Activists often conflate chromosomes with sex, claiming that biologists only thought sex was binary because male and female were defined by XY and XX.

Here's why this is false.

The argument is a strawman because scientists who studied the biology of sex never thought male and female were defined by chromosomes, nor did they think the discovery of chromosomes was the ‘end of the story.’
Chromosomes were only discovered in 1882, the Y chromosome in 1905, and the sex-determining region Y gene (SRY) in 1990. Scientists, and especially biologists, already understood what male and female were well before any of these discoveries.
In fact, the only reason they could identify chromosomes like X and Y as sex chromosomes, or the SRY gene as a “male” sex determining gene, is because they already had a concept of male and female independent of these systems.
Thus, while male and female became associated with certain chromosomes, they are not and never were chromosomes.
While chromosomes include the genes that determine the development path a fetus will go down, and thus, their sex, chromosomes are not the defining feature of male and female.

They simply hold the genetic mechanisms that lead to male or female development.
The biological definition of male and female is not found in chromosomes, since sex determination mechanisms vary across species.

Instead, male and female are universally defined as the phenotypes that produce small and large gametes, respectively.
For more on what sexes are and how they are defined:…

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More from @zaelefty

15 Nov
People with Down syndrome have an extra copy of chromosome 21. That’s why the syndrome is called Trisomy 21.

You wouldn’t think someone with an extra copy of the 21st chromosome would be anything other than male or female.

So why would you do it with XXY, XO, XYY, and so on?
These are chromosomal disorders just as much as Trisomy 21 is. They just so happen to impact the sex chromosomes, not the autosomes.

But because sex determination in mammals is binary, these atypical karyotypes do not result in anything other than males or females.
Read 4 tweets
14 Nov
I find it interesting to think about how the Sex Spectrum has similarities to Young Earth Creationism (YEC) in its pseudoscientific argument techniques.

One example is through the use of "ad hoc rescue", the use of evidence-less rationalizations to dismiss counter-evidence.
When a person's beliefs are challenged with evidence, each challenge is often met with a specific rationalization to dismiss the evidence.

This rationalization will often change each time a different challenge to their belief is forwarded. The rationale will be baseless.
For example, YEC claims that the universe was created roughly 10,000 years ago.

When cosmologists show that the Hubble Space Telescope can see objects billions of light years away, YEC claims that the light must've been created in transit or sped up to "appear" old [AD HOC].
Read 11 tweets
14 Nov
This evolutionary biology paper on the evolution of two sexes, by Lehtonen & Parker, is the gold standard for explaining why there’s only two sexes in anisogamous species.

I started sharing it in June 2020. It’s great to see it being shared so much!…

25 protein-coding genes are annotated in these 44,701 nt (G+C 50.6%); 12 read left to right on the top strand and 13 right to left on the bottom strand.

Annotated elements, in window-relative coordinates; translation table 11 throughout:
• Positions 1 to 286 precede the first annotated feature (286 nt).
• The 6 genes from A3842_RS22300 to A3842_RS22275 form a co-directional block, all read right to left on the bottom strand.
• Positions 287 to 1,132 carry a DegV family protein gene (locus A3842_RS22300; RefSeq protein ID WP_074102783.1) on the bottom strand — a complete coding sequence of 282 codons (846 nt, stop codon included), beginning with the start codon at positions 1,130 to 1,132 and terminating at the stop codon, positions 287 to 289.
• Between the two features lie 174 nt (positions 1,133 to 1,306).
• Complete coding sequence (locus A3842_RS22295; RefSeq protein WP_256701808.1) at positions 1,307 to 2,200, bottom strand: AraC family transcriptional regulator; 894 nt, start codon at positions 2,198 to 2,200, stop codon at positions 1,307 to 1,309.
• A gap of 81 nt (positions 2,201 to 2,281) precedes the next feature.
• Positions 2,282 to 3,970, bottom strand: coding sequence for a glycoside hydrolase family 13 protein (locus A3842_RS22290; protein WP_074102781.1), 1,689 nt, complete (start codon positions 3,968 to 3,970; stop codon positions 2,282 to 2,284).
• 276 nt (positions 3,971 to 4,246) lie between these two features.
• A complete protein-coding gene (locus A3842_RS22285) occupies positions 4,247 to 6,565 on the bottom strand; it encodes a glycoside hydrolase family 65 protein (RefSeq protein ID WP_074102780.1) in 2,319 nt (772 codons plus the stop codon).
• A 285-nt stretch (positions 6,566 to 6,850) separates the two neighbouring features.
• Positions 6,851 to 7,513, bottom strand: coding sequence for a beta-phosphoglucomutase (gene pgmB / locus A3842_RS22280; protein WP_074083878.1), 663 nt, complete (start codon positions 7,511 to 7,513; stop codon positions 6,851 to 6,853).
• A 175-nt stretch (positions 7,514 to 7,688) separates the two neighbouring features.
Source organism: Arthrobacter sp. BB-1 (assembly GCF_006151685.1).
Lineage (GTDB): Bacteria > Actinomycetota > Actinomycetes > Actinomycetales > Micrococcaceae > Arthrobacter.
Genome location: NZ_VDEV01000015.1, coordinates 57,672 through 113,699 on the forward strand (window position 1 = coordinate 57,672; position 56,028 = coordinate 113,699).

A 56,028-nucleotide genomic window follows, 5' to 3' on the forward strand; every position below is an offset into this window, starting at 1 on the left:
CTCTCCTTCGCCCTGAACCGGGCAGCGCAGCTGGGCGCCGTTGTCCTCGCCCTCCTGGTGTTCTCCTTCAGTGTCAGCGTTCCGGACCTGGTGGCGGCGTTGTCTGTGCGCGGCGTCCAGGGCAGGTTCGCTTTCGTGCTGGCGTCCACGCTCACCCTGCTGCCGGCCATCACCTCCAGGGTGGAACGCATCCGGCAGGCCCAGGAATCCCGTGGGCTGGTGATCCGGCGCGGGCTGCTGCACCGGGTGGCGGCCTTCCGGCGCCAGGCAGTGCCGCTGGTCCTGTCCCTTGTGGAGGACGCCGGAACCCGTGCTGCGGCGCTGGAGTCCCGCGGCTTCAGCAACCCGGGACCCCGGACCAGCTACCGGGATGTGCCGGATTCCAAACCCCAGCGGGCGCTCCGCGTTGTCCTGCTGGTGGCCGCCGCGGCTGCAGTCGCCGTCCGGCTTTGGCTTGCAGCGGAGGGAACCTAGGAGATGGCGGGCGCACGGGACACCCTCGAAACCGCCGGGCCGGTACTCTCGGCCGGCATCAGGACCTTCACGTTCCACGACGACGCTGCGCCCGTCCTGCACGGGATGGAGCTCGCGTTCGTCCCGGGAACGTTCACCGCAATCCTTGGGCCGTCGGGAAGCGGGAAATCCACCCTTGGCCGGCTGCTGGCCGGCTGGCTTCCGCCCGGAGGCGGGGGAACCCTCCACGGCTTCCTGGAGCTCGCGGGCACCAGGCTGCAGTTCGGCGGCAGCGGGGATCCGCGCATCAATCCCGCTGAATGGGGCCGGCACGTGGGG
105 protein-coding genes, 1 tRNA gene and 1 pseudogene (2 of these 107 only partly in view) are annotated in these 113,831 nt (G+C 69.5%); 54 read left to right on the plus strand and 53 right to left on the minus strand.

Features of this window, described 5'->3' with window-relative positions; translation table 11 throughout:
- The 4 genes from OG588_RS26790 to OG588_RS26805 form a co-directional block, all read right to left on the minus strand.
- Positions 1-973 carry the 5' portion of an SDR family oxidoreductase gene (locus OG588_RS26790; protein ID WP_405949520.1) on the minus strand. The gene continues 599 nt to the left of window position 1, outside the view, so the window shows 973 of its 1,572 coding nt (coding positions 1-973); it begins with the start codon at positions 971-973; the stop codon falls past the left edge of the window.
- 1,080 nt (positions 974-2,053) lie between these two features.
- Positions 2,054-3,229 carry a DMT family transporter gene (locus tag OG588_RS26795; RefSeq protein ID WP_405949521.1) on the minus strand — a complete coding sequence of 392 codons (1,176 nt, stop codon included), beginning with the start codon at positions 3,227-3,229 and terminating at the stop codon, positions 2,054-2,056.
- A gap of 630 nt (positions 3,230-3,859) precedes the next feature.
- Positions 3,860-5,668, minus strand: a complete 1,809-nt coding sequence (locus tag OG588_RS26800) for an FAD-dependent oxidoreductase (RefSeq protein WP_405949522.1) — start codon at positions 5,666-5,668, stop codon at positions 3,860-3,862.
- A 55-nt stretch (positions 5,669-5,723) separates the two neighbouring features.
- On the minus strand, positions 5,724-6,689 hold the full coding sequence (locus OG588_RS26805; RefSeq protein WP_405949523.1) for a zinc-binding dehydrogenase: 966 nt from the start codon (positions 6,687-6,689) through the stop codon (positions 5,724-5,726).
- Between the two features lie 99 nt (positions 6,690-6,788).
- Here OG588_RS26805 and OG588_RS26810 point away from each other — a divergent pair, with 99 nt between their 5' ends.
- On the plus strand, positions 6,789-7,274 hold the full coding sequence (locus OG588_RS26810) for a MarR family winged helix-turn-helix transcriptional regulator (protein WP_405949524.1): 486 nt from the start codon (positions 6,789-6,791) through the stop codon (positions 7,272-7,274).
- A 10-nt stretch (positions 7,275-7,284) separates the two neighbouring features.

There’s even a section that tracks every time it’s shared on Twitter and shows the tweets referencing it.…
Geoff Parker has been a critical researcher in the evolutionary origins and maintenance of male and female since at least the 1970s.

His papers have been cited thousands of times and make up a critical part of the extensive body of research on the evolution of anisogamy.
Read 8 tweets
2 Nov
Sex determination in mammals is binary. Every karyotype in humans results in a male or female.

Genetic errors, such as the unequal distributions of chromosomes (nondisjunction), do not create new sexes.
This shows us that karyotype (the collection of an individual’s chromosomes) is conceptually independent from what sexes are.

It is true that 46:XX and 46:XY are tightly linked to females and males, respectively, but it is not true that this is the defining feature of F and M.
In other words, you can have a karyotype outside of the norm, and you will still be a male or female.

Ex: XXY = male; XO = female
Read 10 tweets
27 Oct
Gender, as described by theorists and activists as an expression of behavior, is practically “personality” at this point.

Are there personality sex differences? Yes. Does this mean a masculine girl is actually a boy? No.
This is what a typical sex difference between males and females in a Big Five personality trait looks like. The averages are very close together.

Traits like this show us there is plenty of variation within males and within females to reject rigid behavioral categorizations.
Trait Agreeableness.

Males and females, on average, are far more alike than different in this trait.

Extremes of the bell curves show little overlap, however (Ex: The MOST disagreeable people are almost always men.)
Read 8 tweets
18 Oct
Across species, it does not matter whether male and female exist in the same individual (hermaphroditism) or in separate individuals (gonochory); sex is binary in any species that has male and female reproductive functions.
For example, in sunflowers, like many other flowering plants, individuals are both male and female, and so the species is hermaphroditic.

In humans, like all other mammals, individuals are either male or female throughout their life cycle, and so the species is gonochoric.
Sex in the sunflower and sex in humans requires only two roles: a male and female, and so sex is binary in both species.
Read 10 tweets

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